I was thinking about my week ahead yesterday. It is often something that I do on Sunday, the first day of the week. As the week stretches out before us it can become a series of hurdles to overcome or tasks to complete before the next week arrives. We think of the test coming up, the extra work that needs to be completed for a deadline, a mandatory course you have to take because of government certifications, or maybe there are milestone events coming up in the family that need some attending to. You commit this to prayer, knowing that each week you continue on in the Lord’s strength and His wisdom. As you commit this to prayer you will most likely come to the point where people who are close to you are in need of prayer for special requests and we come to another list. Lists are not bad. Lists are very helpful but what they are not is reflective. Lists like this do not answer the question, where have you seen God at work in your life this week? If we keep our heads and eyes focused on our lists we may miss the opportunity to see amazing things that God is doing in our communities or in our world. We can also overlook an occasion to look broader and further to see how brokenness and injustice are rampant in our world and if we miss that we fail to have our heart break for what breaks the heart of our Heavenly Father. Maybe this week you can take 2 minutes to ask yourself a question to reflect more deeply alongside the important lists that we have to accompany us on our journey this week and at the end of the week ask, where have I seen God at work this week?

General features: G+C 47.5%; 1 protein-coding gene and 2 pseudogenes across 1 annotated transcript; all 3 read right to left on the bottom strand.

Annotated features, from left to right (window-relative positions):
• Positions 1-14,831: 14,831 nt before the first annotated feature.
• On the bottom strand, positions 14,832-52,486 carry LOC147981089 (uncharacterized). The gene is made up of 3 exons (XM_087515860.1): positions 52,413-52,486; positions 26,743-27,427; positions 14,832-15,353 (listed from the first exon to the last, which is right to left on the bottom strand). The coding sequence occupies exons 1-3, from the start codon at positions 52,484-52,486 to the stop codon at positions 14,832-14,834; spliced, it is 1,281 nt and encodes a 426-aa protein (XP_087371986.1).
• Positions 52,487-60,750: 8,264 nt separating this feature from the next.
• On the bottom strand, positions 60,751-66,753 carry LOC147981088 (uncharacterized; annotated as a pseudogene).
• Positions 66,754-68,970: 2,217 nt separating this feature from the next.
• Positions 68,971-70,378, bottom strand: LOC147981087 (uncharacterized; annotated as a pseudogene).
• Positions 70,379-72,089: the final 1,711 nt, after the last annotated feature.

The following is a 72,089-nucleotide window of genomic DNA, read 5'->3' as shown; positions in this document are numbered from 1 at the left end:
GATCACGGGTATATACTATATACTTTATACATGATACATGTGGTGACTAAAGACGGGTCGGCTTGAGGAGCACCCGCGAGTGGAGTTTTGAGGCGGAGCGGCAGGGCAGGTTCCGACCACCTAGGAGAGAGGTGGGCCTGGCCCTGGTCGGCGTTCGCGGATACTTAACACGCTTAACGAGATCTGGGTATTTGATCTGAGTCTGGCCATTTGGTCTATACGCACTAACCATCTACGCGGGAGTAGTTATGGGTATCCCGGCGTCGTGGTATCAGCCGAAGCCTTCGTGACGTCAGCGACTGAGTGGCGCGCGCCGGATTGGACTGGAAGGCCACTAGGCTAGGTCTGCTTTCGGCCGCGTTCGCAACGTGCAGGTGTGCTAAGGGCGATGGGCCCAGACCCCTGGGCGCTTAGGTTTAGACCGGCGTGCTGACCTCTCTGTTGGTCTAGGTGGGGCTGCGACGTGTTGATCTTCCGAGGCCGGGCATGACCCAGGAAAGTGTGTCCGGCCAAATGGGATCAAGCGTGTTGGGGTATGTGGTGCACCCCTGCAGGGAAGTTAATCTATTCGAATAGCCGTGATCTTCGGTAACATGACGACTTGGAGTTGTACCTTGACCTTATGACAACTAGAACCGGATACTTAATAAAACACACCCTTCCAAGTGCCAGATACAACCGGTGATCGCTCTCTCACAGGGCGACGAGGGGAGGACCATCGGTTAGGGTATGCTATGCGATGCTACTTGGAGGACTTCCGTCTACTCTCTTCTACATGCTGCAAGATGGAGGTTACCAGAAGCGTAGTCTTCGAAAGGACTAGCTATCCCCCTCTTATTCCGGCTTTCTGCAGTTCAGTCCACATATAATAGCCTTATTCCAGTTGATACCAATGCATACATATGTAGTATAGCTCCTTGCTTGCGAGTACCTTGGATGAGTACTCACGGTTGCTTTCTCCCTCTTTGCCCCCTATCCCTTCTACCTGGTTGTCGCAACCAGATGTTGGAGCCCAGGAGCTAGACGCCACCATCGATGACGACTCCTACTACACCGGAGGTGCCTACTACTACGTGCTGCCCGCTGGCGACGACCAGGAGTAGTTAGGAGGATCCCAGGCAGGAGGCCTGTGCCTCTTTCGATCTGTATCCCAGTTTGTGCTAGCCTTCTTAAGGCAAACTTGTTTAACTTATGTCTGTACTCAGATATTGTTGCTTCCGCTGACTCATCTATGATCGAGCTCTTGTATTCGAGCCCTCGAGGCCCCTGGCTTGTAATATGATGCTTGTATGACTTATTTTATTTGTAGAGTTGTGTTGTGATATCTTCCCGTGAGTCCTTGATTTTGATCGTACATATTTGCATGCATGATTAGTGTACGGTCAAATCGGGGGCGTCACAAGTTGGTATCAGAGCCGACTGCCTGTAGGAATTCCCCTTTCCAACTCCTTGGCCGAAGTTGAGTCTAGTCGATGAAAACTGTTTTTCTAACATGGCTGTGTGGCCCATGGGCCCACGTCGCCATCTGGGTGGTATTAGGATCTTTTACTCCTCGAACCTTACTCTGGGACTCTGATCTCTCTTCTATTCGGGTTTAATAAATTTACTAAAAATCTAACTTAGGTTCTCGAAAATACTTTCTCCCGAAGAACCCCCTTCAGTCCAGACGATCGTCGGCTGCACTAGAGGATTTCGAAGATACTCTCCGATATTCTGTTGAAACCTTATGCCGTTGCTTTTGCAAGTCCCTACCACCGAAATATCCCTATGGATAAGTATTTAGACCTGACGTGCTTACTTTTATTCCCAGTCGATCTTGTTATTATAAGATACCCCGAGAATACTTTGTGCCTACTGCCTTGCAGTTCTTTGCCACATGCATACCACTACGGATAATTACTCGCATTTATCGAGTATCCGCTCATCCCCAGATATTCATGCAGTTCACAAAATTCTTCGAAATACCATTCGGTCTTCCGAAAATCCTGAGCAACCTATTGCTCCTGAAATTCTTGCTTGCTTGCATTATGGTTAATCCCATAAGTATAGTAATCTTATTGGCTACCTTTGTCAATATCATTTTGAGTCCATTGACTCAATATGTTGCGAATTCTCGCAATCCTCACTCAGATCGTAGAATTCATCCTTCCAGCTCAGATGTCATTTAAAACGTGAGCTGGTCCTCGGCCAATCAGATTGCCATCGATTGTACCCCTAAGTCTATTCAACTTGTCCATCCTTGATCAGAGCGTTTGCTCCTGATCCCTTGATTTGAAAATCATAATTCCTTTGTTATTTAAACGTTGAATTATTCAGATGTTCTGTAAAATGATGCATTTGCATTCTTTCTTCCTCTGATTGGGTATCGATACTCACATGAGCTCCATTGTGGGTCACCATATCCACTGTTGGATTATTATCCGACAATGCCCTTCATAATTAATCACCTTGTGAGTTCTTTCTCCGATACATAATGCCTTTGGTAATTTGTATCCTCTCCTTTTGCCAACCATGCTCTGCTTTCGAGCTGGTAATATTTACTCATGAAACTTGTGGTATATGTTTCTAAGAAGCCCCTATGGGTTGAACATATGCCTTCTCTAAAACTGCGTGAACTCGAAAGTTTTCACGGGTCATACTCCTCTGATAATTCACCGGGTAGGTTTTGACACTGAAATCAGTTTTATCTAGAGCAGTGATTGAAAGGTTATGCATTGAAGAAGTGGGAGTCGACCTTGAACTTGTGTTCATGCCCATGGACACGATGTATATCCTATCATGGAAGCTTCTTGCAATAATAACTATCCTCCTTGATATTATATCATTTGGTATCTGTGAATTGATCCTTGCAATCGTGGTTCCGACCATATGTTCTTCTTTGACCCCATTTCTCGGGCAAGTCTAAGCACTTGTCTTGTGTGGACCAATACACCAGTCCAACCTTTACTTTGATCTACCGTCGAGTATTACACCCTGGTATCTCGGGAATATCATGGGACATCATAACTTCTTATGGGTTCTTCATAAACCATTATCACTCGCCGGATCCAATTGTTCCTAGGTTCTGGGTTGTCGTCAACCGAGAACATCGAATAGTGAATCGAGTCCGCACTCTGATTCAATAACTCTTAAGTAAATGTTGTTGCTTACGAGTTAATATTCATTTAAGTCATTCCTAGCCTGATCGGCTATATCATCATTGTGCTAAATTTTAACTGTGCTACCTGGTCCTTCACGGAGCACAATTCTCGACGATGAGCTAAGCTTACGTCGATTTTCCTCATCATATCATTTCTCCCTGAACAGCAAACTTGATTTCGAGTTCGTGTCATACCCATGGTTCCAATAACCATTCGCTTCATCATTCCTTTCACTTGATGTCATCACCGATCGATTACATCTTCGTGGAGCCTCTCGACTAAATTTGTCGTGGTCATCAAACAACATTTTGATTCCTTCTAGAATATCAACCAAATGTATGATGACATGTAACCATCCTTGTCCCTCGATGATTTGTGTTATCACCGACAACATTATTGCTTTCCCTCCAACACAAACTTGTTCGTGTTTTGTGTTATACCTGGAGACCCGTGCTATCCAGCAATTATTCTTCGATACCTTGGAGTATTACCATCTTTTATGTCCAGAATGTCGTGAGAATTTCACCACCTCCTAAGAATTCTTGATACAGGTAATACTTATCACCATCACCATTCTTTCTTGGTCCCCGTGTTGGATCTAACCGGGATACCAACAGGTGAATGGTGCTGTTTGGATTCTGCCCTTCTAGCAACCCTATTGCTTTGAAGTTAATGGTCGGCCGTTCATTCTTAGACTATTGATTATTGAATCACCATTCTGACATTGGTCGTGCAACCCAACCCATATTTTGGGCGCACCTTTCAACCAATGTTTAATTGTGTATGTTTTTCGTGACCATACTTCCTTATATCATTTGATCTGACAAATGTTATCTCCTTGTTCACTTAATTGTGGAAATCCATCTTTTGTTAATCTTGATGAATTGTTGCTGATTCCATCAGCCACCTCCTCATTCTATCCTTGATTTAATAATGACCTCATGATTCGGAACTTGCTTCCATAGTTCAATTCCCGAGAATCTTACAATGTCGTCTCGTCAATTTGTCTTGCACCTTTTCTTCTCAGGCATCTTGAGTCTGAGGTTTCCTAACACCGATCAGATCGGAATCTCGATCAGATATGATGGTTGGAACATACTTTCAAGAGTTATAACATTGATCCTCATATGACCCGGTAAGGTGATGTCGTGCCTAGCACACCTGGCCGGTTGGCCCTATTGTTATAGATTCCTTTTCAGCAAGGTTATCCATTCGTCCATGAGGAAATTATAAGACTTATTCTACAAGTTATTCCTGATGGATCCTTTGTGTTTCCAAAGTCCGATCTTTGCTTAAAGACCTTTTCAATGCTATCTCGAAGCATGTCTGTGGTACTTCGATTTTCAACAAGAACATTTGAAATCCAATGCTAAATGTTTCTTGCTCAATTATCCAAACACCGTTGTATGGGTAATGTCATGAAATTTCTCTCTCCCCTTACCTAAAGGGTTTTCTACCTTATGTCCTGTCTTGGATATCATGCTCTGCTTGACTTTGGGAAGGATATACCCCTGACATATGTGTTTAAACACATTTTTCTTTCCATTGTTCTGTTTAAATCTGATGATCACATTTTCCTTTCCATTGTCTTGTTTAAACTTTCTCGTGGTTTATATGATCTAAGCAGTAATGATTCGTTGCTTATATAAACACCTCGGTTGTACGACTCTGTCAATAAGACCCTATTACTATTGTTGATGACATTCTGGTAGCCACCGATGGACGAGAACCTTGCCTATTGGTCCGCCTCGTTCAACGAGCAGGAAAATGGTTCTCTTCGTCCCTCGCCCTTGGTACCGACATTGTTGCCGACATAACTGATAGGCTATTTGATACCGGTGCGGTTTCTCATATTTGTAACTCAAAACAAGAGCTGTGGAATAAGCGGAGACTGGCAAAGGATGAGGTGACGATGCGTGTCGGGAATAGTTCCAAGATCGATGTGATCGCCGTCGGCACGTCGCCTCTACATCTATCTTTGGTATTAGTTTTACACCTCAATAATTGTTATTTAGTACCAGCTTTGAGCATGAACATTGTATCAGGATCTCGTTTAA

Being reflective in our walk with God is very important. Being reflective in regards to our personal and professional learning is also very important. Taking time to apply contemplative aspects to our learning helps us, and our students are more thoughtful and insightful. Questions we ask our students and children may also assist them in framing their learning each day and week. “What did you learn today?”, is a good initial question. If you follow that up with a question that makes them interact with what they have learned, then it will be all the more meaningful for them. Would you join me in an attempt to be more reflective this week?
~ Mr. Bouwers